Rosie Jones says she gets ‘more hate’ than ‘any other comedian’ as she is disabled

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Rosie Jones has said she gets “more hate” than “perhaps any other comedian” as she is disabled.

The comedy star, who recently condemned the “same old ableism” after she was inundated with abuse following an appearance on Channel 4’s Big Fat Quiz of the Year, opened up about living with cerebral palsy in a new interview.

While praising the support given to her by her comedy peers, including Katherine Ryan, Nish Kumar, James Acaster and Joe Lycett, Jones reflected on the negative side of her fame, stating: “Of course for all the support I do get, I get an awful lot of negativity and abuse too, perhaps more than any other comedian going right now.”

Jones said that being a woman in comedy is challenging enough, but stated: “When you’re disabled like me, with a speech difference, that opens up even more hate.”

Reflecting on why this might be, Jones told The Times: “Perhaps when you are disabled, society either feels as though it should feel sorry for you or else celebrate you for being a hero at the Paralympics. I don’t fall into either of those camps. I’m a comedian; I’m not particularly inspirational and I’m also not a victim. So what am I to people?”

Jones said that these “trolls” are “angry at the world” and might feel triggered by seeing Jones “being unapologetically myself, swearing, talking about having sex and living my dream”.

While the comedian, who is a vocal campaigner against ableism and frequently calls out trolls who attack her during TV appearances, says she has “learnt how to deal with it” and “rationalise it”, she says she “hates that ny mum has to see it”.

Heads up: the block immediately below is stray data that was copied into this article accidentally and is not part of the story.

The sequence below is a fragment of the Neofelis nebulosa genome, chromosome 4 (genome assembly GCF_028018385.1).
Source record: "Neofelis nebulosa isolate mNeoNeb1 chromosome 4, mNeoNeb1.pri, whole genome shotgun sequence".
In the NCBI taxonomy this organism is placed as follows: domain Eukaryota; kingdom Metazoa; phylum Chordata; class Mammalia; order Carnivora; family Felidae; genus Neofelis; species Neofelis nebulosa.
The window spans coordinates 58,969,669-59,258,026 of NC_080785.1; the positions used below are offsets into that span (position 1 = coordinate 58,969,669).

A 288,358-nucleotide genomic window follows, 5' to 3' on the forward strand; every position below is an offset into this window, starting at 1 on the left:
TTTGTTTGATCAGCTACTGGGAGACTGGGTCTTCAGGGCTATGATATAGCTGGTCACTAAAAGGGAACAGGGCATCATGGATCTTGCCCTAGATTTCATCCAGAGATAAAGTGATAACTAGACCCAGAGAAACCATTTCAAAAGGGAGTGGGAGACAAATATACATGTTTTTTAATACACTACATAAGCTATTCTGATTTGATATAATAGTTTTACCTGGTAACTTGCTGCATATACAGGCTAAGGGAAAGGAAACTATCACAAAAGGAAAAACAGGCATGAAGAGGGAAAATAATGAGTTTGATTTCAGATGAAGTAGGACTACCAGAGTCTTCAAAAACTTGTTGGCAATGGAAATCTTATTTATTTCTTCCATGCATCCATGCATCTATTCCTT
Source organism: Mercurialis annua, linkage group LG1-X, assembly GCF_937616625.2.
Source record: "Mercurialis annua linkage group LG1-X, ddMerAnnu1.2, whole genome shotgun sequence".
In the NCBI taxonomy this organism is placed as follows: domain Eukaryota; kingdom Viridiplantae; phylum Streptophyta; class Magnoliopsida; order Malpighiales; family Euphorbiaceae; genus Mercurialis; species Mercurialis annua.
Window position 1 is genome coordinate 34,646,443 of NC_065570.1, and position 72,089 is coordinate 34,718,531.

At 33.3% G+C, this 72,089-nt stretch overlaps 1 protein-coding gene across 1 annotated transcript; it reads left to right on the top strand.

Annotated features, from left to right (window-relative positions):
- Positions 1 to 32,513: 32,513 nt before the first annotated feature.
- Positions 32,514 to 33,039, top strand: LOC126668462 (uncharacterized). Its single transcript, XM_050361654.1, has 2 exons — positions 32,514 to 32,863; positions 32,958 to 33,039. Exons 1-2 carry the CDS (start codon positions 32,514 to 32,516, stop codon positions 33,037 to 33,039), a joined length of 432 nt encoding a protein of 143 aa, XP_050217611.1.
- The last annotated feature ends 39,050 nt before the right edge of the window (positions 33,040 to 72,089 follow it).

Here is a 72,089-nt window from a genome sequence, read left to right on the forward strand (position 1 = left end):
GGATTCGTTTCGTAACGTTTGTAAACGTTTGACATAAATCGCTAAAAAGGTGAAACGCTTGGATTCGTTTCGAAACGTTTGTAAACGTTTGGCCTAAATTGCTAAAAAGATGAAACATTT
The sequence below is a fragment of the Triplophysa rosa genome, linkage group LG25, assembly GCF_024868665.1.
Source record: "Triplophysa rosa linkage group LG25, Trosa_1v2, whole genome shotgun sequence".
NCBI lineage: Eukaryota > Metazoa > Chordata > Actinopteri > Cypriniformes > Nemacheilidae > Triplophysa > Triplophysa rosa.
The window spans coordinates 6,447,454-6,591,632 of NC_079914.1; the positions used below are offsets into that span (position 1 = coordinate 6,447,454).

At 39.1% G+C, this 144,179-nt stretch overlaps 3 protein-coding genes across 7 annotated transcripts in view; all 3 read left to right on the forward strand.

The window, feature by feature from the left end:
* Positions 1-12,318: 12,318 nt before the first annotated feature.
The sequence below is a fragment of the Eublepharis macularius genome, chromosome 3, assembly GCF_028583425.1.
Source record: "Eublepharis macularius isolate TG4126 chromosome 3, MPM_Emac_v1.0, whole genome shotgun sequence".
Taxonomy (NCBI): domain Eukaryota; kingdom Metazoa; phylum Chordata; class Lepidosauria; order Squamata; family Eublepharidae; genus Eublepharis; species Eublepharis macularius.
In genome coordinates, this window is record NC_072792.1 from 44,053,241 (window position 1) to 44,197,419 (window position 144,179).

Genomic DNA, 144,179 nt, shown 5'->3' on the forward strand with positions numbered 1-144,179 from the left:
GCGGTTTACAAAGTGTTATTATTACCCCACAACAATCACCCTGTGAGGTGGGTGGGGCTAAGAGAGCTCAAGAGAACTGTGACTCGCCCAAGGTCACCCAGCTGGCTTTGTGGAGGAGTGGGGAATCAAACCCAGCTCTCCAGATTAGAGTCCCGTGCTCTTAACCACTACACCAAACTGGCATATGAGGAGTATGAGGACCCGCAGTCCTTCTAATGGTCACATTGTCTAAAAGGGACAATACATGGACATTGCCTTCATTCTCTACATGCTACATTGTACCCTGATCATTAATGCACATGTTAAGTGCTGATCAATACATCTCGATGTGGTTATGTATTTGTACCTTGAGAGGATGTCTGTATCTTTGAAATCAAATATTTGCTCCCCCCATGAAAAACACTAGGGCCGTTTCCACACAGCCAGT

In December, Jones hit out at those who criticised her appearance on annual panel show The Big Fat Quiz of the Year.

“Rinse and repeat,” she posted to X/Twitter. “Different telly show, same old ableism. Thanks for the support, but I’m gonna lie low for a bit and sink into the perineum of Christmas and New Year.”

Jones previously received similar criticism from trolls following her appearance on The Royal Variety Performance earlier that month.

Rosie Jones reflcts on incessant abuse she receives from ableist trolls (Getty Images for The National Lo)
Rosie Jones reflcts on incessant abuse she receives from ableist trolls (Getty Images for The National Lo)

At the time, she wrote: “Thank you for all of the lovely messages about The Royal Variety last night, what fun. Less of a thanks to the not so lovely ones.

“Comedy is subjective and it’s ok if I’m not your cup of tea. But please remember the difference between personal preference and downright ableism.”